Art therapy utilizes creativity and expression to help patients resolve conflicts and alleviate personal disabilities. If you're interested in a career that requires creativity, patience and a desire to help others, art therapy may be the right fit for you.
Art therapists are healthcare professionals that work with patients who suffer from conditions such as depression, amnesia, autism or bulimia. As an art therapist, you may work in a hospital, outpatient care center, school or rehabilitation center, using different artistic techniques to help patients overcome feelings of stress and anxiety, express their emotions and thoughts, practice mindfulness and develop their potentials. Depending on each particular patient, therapy sessions may include painting, sculpture or drawing.
If you're interested in becoming an art therapy professional, now may be a favorable time to enter the field. According to the U.S. Bureau of Labor Statistics (BLS), employment for recreation therapists, which include art therapists, is expected to grow by 15% over the 2008-2018 decade. This will be due in part to the expansion of federally funded programs for disabled students as well as the growing elderly population's expected need for therapy services to treat various conditions. The BLS also reported that the mean annual wage for recreational therapists in May 2010 was $41,440 (www.bls.gov ).
A bachelor's degree program in art therapy can be the first step to becoming a practicing art therapist. This type of program can prepare you for graduate studies. Or, you could enter the workforce as an art specialist in various settings, such as community organizations, social services institutions or healthcare centers.
Earning a master's degree in art therapy is necessary if you want to become a professional art therapist. A certain number of art and psychology courses must be completed at the undergraduate level to qualify you for entrance into a graduate program. In addition, you'll probably be required to submit a portfolio showcasing your artistic talents.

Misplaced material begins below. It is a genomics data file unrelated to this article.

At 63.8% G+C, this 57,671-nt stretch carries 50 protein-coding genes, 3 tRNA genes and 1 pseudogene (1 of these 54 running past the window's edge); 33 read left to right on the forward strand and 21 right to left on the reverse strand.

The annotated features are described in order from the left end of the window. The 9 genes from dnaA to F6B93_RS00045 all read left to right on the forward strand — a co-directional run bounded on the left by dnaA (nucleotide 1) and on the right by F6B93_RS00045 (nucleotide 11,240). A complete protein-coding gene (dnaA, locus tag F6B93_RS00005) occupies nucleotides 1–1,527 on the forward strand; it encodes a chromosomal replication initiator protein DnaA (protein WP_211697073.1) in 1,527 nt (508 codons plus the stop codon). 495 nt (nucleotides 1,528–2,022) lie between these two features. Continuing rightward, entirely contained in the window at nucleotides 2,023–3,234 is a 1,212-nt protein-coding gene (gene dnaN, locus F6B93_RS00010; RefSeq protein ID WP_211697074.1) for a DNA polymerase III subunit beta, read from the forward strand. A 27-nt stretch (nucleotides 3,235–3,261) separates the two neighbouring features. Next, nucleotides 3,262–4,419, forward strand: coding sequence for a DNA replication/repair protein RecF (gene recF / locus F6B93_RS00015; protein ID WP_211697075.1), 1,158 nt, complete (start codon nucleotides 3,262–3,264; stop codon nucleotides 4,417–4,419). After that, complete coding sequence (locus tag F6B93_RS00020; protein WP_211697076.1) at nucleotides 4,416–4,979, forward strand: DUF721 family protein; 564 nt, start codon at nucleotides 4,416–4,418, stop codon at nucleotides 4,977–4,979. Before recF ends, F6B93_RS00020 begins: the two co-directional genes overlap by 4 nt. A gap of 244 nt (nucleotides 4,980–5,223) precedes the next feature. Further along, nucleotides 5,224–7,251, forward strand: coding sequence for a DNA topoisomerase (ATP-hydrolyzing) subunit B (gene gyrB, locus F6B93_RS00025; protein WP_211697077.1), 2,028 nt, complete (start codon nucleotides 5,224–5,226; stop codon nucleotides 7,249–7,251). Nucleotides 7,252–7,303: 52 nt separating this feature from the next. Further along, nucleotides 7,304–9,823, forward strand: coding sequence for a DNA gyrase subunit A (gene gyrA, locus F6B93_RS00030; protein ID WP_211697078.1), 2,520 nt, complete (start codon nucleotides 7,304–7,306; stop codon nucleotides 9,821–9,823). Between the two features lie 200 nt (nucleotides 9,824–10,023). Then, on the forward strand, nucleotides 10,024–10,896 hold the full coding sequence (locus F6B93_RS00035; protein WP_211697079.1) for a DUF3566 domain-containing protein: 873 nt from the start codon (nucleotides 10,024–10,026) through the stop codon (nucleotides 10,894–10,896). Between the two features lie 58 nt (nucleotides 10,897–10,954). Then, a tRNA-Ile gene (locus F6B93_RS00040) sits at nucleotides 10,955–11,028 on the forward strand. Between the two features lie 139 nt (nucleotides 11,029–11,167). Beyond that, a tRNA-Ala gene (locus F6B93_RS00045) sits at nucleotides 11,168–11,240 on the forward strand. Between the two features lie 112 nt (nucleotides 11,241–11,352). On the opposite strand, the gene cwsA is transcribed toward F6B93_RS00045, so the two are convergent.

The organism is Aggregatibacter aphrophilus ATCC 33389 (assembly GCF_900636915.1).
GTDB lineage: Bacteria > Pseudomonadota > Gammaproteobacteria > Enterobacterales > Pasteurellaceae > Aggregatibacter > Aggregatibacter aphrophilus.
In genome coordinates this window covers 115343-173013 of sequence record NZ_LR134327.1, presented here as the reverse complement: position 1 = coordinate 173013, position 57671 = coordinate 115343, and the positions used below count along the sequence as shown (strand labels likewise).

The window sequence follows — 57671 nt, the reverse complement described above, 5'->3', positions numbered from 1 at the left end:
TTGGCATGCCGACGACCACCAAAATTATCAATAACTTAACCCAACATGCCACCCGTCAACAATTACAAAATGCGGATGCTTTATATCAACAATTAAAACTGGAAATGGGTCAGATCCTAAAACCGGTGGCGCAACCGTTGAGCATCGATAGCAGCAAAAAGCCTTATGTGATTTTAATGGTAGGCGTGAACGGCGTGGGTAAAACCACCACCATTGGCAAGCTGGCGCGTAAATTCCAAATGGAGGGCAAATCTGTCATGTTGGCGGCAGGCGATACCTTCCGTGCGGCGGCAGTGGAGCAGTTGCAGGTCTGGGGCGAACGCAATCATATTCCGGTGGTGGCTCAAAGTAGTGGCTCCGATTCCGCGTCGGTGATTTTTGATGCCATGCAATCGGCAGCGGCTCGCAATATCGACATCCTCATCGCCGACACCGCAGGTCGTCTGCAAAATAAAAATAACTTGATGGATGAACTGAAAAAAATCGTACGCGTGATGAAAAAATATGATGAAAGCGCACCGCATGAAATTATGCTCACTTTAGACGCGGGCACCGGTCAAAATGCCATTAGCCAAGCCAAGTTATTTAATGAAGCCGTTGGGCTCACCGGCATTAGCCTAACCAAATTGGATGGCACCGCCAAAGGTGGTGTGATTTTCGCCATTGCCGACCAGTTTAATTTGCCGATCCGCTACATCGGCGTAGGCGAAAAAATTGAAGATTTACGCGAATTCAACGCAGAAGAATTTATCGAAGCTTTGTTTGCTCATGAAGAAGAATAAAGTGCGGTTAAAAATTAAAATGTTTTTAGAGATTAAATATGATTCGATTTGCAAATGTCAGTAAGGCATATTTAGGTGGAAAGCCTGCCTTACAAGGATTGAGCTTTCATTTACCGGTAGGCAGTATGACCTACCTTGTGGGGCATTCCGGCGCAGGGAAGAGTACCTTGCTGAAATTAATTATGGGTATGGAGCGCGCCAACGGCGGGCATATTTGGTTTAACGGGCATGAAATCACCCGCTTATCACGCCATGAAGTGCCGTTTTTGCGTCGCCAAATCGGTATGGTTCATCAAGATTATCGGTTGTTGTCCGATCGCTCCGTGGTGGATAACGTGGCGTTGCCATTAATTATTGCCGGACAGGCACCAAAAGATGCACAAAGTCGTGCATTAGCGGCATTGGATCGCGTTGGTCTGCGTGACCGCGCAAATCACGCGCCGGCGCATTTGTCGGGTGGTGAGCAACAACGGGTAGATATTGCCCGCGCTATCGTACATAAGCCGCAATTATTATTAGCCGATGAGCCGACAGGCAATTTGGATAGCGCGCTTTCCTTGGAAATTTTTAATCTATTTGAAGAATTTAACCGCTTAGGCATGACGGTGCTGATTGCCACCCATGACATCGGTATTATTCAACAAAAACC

A typical curriculum in a master's-level art therapy program builds on a strong foundation in psychology and exposes students to a wide selection of studio art courses. You might be able to specialize in an area like challenged populations or addiction. Coursework may include classes such as materials and media in art therapy methods, developmental psychology, abnormal psychology, ceramics, psychopathology, multicultural populations and counseling techniques. You'll be trained to work in a clinical setting through practicum requirements.
Upon earning a master's degree in art therapy, you may seek to become a Registered Art Therapist (ATR). You'll need to achieve a certain level of supervised professional experience beyond the master's degree in order to qualify for this credential. After becoming an ATR, you can become board certified (ATR-BC) by passing the national art therapy examination. In addition, after working in the field for a number of years, you might become an Art Therapy Certified Supervisor (ATCS). The Art Therapy Credentials Board, Inc. confers these credentials ( www.atcb.org ). Furthermore, your state may require you to become a licensed professional counselor or licensed registered therapist; check your state's regulations.